Most writers would hesitate at this point with some concern and say, “Hey, my model is shaped wrong.” But not Sorenson! He takes the approach that the scriptural descriptions of “north” “south” “east” and “west” are wrong and spends the next five pages (38-42) to explain away that the Jews did not use the normal, cardinal compass points that the rest of the world uses. In fact, in a most bizarre attempt to cloud the issue, he claims the early Jews knew the direction, “in their most common mental framework, derived directions as though standing with backs to the sea, facing the desert Yam (“sea”) then meant “west,” for the Mediterranean lay in that direction, while qedem (“fore”) stood for “east.” However, both in the Old World and in Mesoamerica, putting one’s back to the sea gives one several choices of “east,” hardly a solution to the problem.
In Sorenson’s scenario, depending on where one places their back would depend on in what direction “east” lies. It might be of interest, that though putting one’s back to the Mediterranean Sea (which Nephi knew very well) and thinking east as along the Red Sea being eastward (instead of actually facing southward), Nephi used the correct cardinal, sub cardinal and ordinal compass points in his descriptions in their travel (1 Nephi 16:13; 17:1), which shoots holes in Sorenson’s crafted answers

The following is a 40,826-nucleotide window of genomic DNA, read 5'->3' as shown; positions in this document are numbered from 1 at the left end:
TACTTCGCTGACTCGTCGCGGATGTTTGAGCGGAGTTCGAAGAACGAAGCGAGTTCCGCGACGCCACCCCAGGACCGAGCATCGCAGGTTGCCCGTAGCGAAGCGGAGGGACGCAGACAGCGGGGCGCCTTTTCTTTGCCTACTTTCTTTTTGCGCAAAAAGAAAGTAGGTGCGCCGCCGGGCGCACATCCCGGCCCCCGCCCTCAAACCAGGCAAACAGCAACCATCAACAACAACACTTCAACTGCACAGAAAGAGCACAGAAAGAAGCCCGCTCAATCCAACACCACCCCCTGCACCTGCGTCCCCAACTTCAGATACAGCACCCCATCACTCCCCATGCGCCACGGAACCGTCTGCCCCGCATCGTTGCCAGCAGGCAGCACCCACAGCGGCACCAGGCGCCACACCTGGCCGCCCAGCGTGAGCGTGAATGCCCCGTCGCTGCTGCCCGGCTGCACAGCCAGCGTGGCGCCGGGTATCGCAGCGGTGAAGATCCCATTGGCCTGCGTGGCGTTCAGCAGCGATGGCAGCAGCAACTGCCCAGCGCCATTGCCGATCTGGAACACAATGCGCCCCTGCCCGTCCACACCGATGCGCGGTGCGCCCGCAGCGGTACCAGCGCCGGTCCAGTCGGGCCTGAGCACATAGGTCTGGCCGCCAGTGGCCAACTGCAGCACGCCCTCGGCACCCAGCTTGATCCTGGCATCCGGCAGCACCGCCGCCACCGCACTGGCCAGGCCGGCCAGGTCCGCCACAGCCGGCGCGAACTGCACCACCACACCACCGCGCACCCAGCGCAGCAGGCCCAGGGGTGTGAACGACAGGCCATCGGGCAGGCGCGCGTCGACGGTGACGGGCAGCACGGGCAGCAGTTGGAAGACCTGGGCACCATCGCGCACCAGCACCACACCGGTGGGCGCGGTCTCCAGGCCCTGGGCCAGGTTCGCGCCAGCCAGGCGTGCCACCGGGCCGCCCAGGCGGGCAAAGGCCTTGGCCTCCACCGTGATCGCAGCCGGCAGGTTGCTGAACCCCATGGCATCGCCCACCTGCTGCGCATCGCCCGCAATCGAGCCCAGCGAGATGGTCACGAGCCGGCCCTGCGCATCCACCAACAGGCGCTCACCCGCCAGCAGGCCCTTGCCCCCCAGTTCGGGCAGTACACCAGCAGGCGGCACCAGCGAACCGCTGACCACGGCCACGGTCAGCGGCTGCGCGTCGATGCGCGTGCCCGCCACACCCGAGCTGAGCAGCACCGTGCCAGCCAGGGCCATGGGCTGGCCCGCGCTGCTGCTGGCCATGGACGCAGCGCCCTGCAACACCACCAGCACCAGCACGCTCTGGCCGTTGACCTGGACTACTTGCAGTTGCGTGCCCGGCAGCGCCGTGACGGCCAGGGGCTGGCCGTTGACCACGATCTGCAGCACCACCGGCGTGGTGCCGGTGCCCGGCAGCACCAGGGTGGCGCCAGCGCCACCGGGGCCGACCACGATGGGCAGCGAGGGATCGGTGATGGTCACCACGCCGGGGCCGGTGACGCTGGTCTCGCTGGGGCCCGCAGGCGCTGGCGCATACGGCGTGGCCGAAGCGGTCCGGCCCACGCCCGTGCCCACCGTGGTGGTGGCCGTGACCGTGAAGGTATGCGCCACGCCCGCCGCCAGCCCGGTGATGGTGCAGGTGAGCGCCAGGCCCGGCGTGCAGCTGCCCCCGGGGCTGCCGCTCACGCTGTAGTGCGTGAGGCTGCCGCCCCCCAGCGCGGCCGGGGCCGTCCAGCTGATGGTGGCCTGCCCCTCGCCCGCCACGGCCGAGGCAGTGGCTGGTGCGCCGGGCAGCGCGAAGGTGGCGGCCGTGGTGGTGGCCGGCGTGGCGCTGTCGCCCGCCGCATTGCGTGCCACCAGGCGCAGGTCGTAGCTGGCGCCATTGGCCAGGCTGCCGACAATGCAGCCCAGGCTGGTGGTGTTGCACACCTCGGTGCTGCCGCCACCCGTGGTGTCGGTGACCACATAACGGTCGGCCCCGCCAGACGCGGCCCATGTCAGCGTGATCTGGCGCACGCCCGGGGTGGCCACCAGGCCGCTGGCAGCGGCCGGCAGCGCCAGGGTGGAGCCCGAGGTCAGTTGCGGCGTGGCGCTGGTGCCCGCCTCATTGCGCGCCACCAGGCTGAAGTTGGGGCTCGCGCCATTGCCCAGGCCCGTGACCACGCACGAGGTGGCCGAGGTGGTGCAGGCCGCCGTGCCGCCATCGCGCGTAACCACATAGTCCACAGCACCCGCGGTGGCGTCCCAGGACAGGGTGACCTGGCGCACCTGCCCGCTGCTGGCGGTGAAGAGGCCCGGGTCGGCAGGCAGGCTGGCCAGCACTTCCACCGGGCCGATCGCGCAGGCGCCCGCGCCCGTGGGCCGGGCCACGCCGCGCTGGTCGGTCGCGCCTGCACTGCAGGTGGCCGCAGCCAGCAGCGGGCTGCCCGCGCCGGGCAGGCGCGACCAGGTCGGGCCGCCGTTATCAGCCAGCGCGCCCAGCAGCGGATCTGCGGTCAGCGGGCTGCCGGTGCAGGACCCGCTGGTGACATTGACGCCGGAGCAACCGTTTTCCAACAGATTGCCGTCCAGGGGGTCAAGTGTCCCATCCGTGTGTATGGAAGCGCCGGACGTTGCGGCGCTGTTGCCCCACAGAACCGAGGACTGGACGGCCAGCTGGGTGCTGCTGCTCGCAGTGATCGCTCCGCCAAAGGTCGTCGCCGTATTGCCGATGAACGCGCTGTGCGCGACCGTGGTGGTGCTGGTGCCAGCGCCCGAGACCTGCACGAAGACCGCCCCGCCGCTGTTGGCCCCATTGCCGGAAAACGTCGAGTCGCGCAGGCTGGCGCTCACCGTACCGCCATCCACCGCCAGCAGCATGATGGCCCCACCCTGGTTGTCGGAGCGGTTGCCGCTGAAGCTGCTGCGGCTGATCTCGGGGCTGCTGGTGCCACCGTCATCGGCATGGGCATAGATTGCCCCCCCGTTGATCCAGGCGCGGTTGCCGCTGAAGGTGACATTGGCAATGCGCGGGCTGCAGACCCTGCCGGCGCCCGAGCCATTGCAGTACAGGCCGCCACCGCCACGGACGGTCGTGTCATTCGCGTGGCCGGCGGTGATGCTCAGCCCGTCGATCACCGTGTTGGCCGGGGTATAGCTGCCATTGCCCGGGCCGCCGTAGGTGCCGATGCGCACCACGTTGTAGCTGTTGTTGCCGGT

Really now, is anyone thinking this is quite stupid and foolish?
    Nephi knew his compass directions, stated them twice quite clearly when directions were changed, even though he was in an area he had never been, and was in total violation to Sorenson’s explanation, yet for some reason, Nephi had no idea about directions when he reached the Land of Promise? And really. Mormon, who had never been to Israel, never lived among the Jews, yet till used their old concept of directions for no apparent reason and without explanation?
    Come on, let’s be serious about this.
    And if that doesn’t get you, the Mesoamericanist goes on to say, “This article’s purpose is not to explore those criteria as a basis for determining where in the New World the Book of Mormon took place. When the criteria are applied to all potential settings, Mesoamerica—and only Mesoamerica—meets the criteria. Thus, the New World geographic setting for the Book of Mormon is not an issue in this article.”